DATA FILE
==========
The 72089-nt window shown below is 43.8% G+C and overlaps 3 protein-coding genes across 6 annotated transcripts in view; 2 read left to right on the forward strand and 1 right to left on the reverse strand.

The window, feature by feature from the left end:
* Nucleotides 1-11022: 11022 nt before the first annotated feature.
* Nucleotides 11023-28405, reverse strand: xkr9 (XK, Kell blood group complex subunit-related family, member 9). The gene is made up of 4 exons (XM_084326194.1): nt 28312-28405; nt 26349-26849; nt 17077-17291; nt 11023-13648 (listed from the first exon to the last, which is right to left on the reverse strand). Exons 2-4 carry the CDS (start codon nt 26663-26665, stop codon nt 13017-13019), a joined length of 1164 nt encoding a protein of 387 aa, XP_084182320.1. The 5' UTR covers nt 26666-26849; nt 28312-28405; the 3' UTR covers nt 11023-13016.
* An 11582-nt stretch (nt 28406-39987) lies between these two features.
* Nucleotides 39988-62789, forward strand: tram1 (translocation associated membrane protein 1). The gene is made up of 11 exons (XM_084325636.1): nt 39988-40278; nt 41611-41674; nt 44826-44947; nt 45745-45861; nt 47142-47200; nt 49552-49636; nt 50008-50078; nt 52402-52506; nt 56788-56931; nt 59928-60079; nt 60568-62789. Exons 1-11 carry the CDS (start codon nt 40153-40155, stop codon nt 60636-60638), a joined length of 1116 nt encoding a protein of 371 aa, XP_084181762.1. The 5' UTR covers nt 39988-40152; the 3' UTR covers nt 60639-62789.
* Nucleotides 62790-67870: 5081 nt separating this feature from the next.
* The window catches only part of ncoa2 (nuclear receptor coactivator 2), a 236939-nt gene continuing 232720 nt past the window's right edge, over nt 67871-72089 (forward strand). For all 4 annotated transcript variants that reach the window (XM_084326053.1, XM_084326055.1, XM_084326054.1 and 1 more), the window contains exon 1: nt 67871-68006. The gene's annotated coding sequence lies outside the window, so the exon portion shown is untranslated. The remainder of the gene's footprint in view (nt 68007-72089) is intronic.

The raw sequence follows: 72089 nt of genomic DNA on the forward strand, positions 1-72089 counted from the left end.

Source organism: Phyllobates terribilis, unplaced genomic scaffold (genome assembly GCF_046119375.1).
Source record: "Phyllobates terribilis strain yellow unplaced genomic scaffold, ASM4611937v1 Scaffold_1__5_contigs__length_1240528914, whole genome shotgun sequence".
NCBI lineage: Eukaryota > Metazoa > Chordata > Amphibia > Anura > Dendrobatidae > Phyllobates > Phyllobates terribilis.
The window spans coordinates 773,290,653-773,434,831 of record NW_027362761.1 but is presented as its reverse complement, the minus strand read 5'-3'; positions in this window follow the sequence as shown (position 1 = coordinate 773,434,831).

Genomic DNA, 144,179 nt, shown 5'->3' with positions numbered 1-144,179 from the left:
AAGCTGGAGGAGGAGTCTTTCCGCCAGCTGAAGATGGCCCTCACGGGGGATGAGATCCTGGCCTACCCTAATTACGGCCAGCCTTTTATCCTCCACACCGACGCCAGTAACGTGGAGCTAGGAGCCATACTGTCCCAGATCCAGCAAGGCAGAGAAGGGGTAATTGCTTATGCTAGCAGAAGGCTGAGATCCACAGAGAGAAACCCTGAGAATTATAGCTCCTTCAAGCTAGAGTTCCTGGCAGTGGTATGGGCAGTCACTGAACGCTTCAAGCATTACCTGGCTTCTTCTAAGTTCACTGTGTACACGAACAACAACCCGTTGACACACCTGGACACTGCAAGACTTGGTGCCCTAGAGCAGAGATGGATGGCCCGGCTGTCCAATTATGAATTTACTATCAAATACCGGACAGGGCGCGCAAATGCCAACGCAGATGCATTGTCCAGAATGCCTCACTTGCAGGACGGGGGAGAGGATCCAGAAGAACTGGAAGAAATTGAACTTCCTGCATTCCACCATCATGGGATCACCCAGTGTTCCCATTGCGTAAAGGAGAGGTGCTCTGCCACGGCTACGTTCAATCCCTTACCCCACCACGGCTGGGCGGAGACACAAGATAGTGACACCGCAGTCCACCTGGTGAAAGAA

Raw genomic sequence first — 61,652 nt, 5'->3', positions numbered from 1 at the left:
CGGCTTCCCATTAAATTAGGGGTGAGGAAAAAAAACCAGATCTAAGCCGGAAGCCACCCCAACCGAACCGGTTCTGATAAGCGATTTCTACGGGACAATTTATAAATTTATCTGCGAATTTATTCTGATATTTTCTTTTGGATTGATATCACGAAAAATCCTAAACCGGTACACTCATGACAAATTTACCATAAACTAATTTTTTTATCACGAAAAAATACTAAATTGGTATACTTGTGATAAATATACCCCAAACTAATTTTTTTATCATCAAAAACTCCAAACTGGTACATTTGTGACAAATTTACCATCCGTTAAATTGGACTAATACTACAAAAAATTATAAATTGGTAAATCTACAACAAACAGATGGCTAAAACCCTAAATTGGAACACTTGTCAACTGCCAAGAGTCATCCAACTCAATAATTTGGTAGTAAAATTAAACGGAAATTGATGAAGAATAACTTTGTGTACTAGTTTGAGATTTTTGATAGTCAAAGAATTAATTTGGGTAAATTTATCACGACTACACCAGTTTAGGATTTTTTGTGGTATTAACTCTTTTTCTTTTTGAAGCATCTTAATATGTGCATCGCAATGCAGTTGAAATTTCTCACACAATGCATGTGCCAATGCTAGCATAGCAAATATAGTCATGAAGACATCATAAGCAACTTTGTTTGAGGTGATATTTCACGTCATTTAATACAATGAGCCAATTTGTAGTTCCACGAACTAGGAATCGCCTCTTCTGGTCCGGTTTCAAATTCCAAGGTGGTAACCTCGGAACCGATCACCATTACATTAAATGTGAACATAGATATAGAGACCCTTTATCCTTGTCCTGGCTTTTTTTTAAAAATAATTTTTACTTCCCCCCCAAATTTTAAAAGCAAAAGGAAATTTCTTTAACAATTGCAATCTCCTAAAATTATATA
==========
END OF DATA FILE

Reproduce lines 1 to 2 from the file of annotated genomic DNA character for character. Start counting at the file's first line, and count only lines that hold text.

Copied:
The 72089-nt window shown below is 43.8% G+C and overlaps 3 protein-coding genes across 6 annotated transcripts in view; 2 read left to right on the forward strand and 1 right to left on the reverse strand.

The window, feature by feature from the left end: